“Morning Briefing” is a new feature in Motor City Muckraker to keep you informed as we add award-winning reporters to our independent newsroom that soon will be a nonprofit watchdog. Your donations are key to our ability to produce more vigorous, meaningful, nonpartisan journalism at a time when news rooms are cutting back on impactful, investigative stories.
These are the top stories you’re waking up to:
Whitmer holds strong lead over Schuette for governor
Democratic gubernatorial candidate Gretchen Whitmer is leading her Republican candidate, Bill Schuette, by 12 percentage points with five weeks before the election, according to a new Detroit News/WDIV poll.
The survey of 600 likely voters found that the former state lawmaker’s plans on roads, health care and education are resonating with voters.
Schuette, the state’s attorney general, has been endorsed by Trump, who is becoming increasingly unpopular in Michigan.
Of those surveyed, 13% were undecided.
Union chief: Remove top Detroit fire official over no lights policy
The head of Detroit’s fire union is calling on Mayor Duggan to remove the city’s top fire official over a bizarre new policy that requires firefighters and medics to respond to some calls without lights and sirens.
“We want this stopped immediately,” Mike Nevin, president of the Detroit Fire Fighters Association, said during a press conference Wednesday. “We’ve got plenty of evidence that this new system is a failure.”
Nevin pointed to dozens of emergencies in which firefighters were dispatched under the new Code 2, which means first responders obey traffic laws and don’t use their lights or sirens because of perceived non-emergencies.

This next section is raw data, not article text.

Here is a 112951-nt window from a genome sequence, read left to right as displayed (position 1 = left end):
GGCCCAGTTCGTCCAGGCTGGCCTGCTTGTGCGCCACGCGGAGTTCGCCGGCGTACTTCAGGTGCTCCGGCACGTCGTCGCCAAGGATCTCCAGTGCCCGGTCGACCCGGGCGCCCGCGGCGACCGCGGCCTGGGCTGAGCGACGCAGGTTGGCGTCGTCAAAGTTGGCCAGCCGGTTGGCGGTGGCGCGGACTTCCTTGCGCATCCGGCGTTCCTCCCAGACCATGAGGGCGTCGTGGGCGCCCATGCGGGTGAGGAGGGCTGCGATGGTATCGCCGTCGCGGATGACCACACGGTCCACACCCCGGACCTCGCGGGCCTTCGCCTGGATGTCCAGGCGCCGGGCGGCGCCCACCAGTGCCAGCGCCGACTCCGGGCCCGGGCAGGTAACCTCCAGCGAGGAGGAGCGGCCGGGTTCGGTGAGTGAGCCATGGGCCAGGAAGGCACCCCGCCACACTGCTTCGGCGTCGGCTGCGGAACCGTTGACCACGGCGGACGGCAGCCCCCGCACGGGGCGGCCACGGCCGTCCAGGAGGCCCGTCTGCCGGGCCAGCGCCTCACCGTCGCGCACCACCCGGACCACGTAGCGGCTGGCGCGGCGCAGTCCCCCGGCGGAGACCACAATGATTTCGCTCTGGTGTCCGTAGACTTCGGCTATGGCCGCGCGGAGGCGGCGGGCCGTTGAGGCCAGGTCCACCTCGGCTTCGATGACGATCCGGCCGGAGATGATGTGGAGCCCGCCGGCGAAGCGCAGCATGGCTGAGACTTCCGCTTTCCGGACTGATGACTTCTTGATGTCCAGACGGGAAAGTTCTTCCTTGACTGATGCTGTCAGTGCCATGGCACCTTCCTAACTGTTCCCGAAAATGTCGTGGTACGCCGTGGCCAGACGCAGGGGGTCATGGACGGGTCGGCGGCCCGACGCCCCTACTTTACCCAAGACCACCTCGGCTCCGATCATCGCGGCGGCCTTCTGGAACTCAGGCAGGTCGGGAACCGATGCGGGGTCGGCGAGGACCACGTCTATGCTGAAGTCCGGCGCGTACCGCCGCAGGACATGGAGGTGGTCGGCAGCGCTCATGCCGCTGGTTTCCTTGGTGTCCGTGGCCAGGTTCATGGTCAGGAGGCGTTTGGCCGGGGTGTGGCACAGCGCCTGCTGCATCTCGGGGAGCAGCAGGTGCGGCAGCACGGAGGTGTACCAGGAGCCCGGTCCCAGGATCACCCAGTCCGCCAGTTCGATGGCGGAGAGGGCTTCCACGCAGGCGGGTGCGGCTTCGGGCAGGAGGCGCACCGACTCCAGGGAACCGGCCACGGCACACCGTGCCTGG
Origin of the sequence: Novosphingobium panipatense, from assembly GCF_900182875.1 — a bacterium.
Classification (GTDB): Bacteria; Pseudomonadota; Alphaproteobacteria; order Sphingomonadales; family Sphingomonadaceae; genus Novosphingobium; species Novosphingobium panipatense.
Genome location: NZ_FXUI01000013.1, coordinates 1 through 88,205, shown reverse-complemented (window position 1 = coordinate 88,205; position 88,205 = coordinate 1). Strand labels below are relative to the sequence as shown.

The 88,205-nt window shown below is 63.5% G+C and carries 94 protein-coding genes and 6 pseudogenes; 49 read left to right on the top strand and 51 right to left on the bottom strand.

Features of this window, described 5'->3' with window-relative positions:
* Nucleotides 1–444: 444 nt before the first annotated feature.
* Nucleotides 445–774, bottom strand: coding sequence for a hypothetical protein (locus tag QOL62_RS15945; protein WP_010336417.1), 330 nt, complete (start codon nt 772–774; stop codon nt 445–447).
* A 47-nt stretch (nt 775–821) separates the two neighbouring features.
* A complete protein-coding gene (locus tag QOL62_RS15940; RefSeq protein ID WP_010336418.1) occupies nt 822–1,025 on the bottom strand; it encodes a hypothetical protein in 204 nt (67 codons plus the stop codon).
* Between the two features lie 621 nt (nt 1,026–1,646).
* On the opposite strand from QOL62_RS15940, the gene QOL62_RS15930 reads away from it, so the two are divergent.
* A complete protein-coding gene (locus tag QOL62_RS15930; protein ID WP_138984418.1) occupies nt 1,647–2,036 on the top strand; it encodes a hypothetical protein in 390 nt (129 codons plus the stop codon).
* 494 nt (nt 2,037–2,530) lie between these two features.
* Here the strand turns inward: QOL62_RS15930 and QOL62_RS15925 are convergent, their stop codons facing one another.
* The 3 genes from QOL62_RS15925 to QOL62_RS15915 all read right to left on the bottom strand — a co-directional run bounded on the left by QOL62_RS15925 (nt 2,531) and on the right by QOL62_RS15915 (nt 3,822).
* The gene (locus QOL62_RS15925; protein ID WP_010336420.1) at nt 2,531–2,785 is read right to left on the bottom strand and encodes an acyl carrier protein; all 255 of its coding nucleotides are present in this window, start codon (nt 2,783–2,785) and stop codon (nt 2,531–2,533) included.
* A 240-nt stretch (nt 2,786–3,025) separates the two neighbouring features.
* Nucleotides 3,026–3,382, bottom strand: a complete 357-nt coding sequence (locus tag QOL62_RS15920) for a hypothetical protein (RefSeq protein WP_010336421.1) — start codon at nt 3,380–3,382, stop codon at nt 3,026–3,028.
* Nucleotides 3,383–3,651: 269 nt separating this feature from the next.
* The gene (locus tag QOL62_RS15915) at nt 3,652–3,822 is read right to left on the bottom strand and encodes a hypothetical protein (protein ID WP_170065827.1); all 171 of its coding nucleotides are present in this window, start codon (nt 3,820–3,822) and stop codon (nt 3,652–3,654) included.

Nevin said the policy is yet another reason for the mayor to terminate Fire Commissioner Eric Jones, a former deputy police chief with a hot temper and no experience fighting fires.
Nevin said the union is considering taking court action to end a policy that he said will have a “deadly impact.”
Applicants for food stamps must now be employed
If you want to sign up for food stamps, you better have a job.
That’s because the federal government is now requiring Michigan to stop providing monthly food allowances to unemployed people under the Supplemental Nutrition Assistance Program (SNAP).
Unemployed residents who are receiving food assistance will be given three months after their annual review to prove they have a job.
The federal government reinstated the job requirement now that the economy is bouncing back.
“MDHHS is prepared to assist affected individuals in meeting these work requirements so that they can achieve self-sufficiency,” said MDHHS Chief Deputy Director Nancy Vreibel. “The good news is that Michigan’s economy is much-improved, and the job market is far better than it was when the state received the federal waiver.”
But in Detroit, the nation’s most impoverished city, jobs remain scarce.
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Steve Neavling lives and works in Detroit as an investigative journalist. His stories have uncovered corruption, led to arrests and reforms and prompted FBI investigations.